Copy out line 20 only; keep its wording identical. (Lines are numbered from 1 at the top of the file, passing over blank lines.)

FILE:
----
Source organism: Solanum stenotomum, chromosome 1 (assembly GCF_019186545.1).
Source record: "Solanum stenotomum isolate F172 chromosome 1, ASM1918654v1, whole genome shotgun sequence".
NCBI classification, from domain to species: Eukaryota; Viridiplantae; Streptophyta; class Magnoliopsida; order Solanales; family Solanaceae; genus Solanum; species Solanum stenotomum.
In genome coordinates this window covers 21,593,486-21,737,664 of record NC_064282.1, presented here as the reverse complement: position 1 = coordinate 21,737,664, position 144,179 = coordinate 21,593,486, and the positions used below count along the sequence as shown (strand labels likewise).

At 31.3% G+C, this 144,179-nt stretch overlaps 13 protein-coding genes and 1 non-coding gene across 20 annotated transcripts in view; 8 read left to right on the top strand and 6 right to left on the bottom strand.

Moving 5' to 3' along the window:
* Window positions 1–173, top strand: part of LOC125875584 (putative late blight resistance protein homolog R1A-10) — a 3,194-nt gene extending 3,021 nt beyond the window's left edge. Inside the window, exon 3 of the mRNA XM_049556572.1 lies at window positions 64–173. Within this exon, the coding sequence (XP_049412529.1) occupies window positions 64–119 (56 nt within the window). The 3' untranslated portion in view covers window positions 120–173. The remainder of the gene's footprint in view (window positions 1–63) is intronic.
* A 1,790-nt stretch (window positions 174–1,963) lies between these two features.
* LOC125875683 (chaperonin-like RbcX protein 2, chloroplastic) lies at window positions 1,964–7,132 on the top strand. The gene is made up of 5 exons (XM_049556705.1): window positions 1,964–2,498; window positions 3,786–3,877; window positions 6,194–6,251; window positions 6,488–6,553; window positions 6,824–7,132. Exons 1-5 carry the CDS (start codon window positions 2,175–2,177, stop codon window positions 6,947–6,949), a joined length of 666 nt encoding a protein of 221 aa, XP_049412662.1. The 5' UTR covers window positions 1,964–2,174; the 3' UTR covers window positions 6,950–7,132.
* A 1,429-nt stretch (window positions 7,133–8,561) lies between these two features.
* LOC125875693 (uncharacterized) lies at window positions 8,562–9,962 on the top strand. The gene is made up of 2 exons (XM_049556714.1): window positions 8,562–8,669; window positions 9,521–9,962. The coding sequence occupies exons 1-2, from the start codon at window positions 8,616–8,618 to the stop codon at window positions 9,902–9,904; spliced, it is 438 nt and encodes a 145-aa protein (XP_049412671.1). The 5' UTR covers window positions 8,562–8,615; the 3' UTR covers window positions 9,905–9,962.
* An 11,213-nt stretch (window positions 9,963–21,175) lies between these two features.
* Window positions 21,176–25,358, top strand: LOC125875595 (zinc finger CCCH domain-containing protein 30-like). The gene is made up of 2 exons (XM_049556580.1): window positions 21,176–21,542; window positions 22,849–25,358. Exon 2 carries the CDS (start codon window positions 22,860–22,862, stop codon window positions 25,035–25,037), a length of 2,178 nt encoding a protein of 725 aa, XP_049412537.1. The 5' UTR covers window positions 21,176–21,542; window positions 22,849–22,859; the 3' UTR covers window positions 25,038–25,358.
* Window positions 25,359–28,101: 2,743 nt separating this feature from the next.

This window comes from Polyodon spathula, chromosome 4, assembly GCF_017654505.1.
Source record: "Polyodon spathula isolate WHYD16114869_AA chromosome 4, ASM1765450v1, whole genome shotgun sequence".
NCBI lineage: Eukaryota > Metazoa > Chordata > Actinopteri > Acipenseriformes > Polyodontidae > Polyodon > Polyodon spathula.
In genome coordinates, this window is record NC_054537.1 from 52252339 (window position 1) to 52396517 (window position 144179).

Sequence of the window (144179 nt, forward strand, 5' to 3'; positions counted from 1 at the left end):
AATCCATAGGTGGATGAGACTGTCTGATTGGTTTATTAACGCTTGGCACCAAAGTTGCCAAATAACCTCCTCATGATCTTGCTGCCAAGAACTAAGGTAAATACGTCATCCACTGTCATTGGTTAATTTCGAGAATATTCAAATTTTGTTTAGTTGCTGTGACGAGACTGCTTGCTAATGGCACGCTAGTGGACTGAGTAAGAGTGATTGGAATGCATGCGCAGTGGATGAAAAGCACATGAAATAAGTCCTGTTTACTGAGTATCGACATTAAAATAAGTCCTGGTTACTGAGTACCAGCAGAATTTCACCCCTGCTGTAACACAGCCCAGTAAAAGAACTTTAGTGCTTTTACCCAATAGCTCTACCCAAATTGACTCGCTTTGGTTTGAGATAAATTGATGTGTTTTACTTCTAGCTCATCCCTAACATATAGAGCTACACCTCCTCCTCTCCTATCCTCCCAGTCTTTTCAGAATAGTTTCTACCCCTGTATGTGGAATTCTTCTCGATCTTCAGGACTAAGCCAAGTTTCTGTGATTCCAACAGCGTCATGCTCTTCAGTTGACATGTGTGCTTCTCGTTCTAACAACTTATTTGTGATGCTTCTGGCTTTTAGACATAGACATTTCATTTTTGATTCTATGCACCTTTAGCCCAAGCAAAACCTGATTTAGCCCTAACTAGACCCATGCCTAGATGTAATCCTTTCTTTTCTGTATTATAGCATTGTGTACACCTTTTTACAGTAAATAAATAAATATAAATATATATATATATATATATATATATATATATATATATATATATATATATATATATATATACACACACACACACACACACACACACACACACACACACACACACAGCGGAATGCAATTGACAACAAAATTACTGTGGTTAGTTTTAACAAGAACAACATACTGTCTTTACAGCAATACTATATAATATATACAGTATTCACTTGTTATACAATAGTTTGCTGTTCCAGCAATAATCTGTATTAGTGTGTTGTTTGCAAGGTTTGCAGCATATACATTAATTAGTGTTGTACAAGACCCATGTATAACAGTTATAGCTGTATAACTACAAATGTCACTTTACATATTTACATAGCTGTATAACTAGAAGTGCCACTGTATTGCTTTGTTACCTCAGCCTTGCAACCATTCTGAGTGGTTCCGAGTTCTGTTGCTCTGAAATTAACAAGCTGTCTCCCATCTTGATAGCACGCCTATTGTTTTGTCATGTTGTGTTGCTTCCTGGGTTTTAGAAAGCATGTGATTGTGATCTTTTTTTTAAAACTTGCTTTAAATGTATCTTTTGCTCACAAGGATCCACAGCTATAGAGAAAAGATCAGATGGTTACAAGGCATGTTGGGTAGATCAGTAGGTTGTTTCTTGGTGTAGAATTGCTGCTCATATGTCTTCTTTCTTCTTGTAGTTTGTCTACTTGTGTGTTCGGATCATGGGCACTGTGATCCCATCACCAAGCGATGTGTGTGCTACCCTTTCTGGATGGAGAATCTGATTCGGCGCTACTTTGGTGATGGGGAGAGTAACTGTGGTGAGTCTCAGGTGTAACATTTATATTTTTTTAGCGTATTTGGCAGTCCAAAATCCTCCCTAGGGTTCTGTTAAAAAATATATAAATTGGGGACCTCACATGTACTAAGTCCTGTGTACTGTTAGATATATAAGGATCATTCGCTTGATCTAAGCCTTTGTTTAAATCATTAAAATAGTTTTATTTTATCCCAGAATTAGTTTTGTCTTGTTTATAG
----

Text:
AATCCATAGGTGGATGAGACTGTCTGATTGGTTTATTAACGCTTGGCACCAAAGTTGCCAAATAACCTCCTCATGATCTTGCTGCCAAGAACTAAGGTAAATACGTCATCCACTGTCATTGGTTAATTTCGAGAATATTCAAATTTTGTTTAGTTGCTGTGACGAGACTGCTTGCTAATGGCACGCTAGTGGACTGAGTAAGAGTGATTGGAATGCATGCGCAGTGGATGAAAAGCACATGAAATAAGTCCTGTTTACTGAGTATCGACATTAAAATAAGTCCTGGTTACTGAGTACCAGCAGAATTTCACCCCTGCTGTAACACAGCCCAGTAAAAGAACTTTAGTGCTTTTACCCAATAGCTCTACCCAAATTGACTCGCTTTGGTTTGAGATAAATTGATGTGTTTTACTTCTAGCTCATCCCTAACATATAGAGCTACACCTCCTCCTCTCCTATCCTCCCAGTCTTTTCAGAATAGTTTCTACCCCTGTATGTGGAATTCTTCTCGATCTTCAGGACTAAGCCAAGTTTCTGTGATTCCAACAGCGTCATGCTCTTCAGTTGACATGTGTGCTTCTCGTTCTAACAACTTATTTGTGATGCTTCTGGCTTTTAGACATAGACATTTCATTTTTGATTCTATGCACCTTTAGCCCAAGCAAAACCTGATTTAGCCCTAACTAGACCCATGCCTAGATGTAATCCTTTCTTTTCTGTATTATAGCATTGTGTACACCTTTTTACAGTAAATAAATAAATATAAATATATATATATATATATATATATATATATATATATATATATATATATATATATATATATACACACACACACACACACACACACACACACACACACACACACACAGCGGAATGCAATTGACAACAAAATTACTGTGGTTAGTTTTAACAAGAACAACATACTGTCTTTACAGCAATACTATATAATATATACAGTATTCACTTGTTATACAATAGTTTGCTGTTCCAGCAATAATCTGTATTAGTGTGTTGTTTGCAAGGTTTGCAGCATATACATTAATTAGTGTTGTACAAGACCCATGTATAACAGTTATAGCTGTATAACTACAAATGTCACTTTACATATTTACATAGCTGTATAACTAGAAGTGCCACTGTATTGCTTTGTTACCTCAGCCTTGCAACCATTCTGAGTGGTTCCGAGTTCTGTTGCTCTGAAATTAACAAGCTGTCTCCCATCTTGATAGCACGCCTATTGTTTTGTCATGTTGTGTTGCTTCCTGGGTTTTAGAAAGCATGTGATTGTGATCTTTTTTTTAAAACTTGCTTTAAATGTATCTTTTGCTCACAAGGATCCACAGCTATAGAGAAAAGATCAGATGGTTACAAGGCATGTTGGGTAGATCAGTAGGTTGTTTCTTGGTGTAGAATTGCTGCTCATATGTCTTCTTTCTTCTTGTAGTTTGTCTACTTGTGTGTTCGGATCATGGGCACTGTGATCCCATCACCAAGCGATGTGTGTGCTACCCTTTCTGGATGGAGAATCTGATTCGGCGCTACTTTGGTGATGGGGAGAGTAACTGTGGTGAGTCTCAGGTGTAACATTTATATTTTTTTAGCGTATTTGGCAGTCCAAAATCCTCCCTAGGGTTCTGTTAAAAAATATATAAATTGGGGACCTCACATGTACTAAGTCCTGTGTACTGTTAGATATATAAGGATCATTCGCTTGATCTAAGCCTTTGTTTAAATCATTAAAATAGTTTTATTTTATCCCAGAATTAGTTTTGTCTTGTTTATAG